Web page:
Ian Woan exclusive: Everton’s survival, innovative Dyche and how fitness will give an edge

In the lobby of Everton’s plush hotel on Lake Geneva, assistant manager Ian Woan sits back and reflects on a challenging yet productive start to the summer. 

Led by manager Sean Dyche, Everton’s coaching staff have made no secret of their desire to head into the new season as one of the Premier League’s fittest teams. 

It is a worthy goal but one that requires hard yards in training: double sessions in the heat of Evian, France, followed by Dyche’s notorious ‘Gaffer’s Day’ shortly after their return to Merseyside. 

Dyche may be the one leading it all — his fingerprints are clearly all over the squad’s most gruelling start to the summer for some time — but Woan is his trusted lieutenant. The main man tasked with coaching those values and pulling it all together on the pitch. 

Former team-mates at Nottingham Forest, the pair have worked together on the same coaching staff since Dyche’s nascent managerial days at Watford. That was over a decade ago, with the journey since seeing them enjoy considerable success at Burnley before making the short move to Goodison Park midway through last season. 

Once described by former Burnley chairman Barry Kilby as Dyche’s “football wife”, Woan remains as important a pillar in his manager’s set-up as ever. 

“When we first started working together at Watford, he (Dyche) was still young and super keen to be on the training pitch and to do the sessions,” Woan tells The Athletic. “Over the years, he’s definitely learned to delegate.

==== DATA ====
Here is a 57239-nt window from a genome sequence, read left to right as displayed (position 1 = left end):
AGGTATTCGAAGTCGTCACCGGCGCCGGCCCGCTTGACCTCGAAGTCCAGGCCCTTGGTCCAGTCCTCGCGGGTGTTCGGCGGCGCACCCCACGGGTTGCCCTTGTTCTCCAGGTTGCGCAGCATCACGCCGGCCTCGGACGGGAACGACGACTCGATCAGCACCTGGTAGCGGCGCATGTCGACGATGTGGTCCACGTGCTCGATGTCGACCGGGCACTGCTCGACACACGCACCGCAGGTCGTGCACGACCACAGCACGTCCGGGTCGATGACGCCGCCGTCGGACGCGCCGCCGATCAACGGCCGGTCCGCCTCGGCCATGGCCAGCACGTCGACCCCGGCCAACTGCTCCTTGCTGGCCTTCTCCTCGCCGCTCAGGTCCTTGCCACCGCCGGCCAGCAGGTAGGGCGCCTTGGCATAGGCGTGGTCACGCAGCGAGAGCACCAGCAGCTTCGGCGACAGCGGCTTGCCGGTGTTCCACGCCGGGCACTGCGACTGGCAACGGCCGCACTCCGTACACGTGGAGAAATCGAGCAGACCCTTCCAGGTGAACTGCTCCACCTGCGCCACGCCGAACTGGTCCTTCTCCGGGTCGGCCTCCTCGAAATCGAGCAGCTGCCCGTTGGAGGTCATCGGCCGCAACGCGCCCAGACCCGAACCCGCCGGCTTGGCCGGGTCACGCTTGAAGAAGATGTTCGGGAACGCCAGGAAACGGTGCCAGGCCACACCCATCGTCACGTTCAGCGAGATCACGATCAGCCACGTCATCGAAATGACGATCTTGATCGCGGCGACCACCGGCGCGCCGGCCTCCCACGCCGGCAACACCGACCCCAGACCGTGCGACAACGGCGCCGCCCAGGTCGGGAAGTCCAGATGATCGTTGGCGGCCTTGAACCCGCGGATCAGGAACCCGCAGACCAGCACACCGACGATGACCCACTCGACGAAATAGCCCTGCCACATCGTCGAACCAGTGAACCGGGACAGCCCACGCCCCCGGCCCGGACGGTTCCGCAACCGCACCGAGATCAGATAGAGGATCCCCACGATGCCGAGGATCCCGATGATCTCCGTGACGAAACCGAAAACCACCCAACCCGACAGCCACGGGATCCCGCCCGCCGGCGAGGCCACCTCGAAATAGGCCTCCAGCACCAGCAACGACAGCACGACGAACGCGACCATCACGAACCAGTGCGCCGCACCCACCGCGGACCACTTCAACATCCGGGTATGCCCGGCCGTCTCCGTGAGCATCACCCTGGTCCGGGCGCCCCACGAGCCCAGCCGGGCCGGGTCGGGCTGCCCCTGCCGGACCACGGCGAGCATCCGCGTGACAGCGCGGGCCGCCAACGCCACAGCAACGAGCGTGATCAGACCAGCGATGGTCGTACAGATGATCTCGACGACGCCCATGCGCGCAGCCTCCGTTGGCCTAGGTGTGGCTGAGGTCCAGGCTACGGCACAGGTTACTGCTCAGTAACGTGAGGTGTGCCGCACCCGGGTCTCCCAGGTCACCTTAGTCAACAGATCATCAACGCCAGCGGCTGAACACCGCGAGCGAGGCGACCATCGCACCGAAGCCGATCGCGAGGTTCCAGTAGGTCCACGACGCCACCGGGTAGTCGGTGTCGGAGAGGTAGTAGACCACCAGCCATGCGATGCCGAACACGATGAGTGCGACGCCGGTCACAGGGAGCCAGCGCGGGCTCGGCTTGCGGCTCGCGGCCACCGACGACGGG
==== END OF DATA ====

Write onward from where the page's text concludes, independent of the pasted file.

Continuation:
“There’s a trust in what I do and can deliver.” 

Woan’s main remit is “delivering sessions” with first-team coach Steve Stone, another former Forest team-mate. Responsibilities for those drills are largely shared out but Woan is “more dominant with coaching and leading”. 

The pair are chalk and cheese. Stone is a man of fewer words and more “abrupt”, while Dyche’s assistant manager tends to be more outgoing and “sympathetic”. Theirs is a contrast of styles but, between them, they are tasked with bringing the overall vision to life on the pitch. 

James Tarkowski speaks with Mark Howard, Woan and Stone (Photo: Tony McArdle/Everton FC via Getty Images)

“The planning is meticulous,” Woan explains. “We have a staff meeting every day at 9am with all the heads of department — usually about 10 of us, including sports science, physio and (interim head of football operations) Jonathan Williams — and training normally starts at 11am if we’re at Finch Farm.

“We go round everyone and find out what’s going on, then the four of us will sit with (head of performance) Mark Howard or (first-team physical performance coach) Jack Downing and go through what we’re after in the session. 

“There’s an element of delivering presentations to the lads. I get together with the analysts to watch games and we put together three or four presentations a week. When I was at Watford, you probably had one analyst and that was your lot. 

“If there’s been a Saturday game, the manager will usually do a debrief on Monday. Come Thursday, it’s presentations with the different units on what we want and the strengths of the opposition. Friday we go through set plays, then there’s a squad meeting Friday afternoon, which I usually deliver, on where we feel we can hurt the opposition. 

“There’s a lot of one-on-one work that goes on, too. Usually, players are a lot more talkative and approachable when you go to them individually. We’re not shy in calling people out but you don’t embarrass people.

“The two of us (Woan and Dyche) can fight like cat and dog but never in front of the staff. I’m pretty opinionated — that’s what I’m there for. Steve is different from the two of us. You’ve got to have different opinions, but you know who the manager is. 

“We’ll have open or heated discussions, but when he makes a decision we’re all singing from the same hymn sheet.” 

Woan and Idrissa Gueye (Photo: Tony McArdle/Everton FC via Getty Images)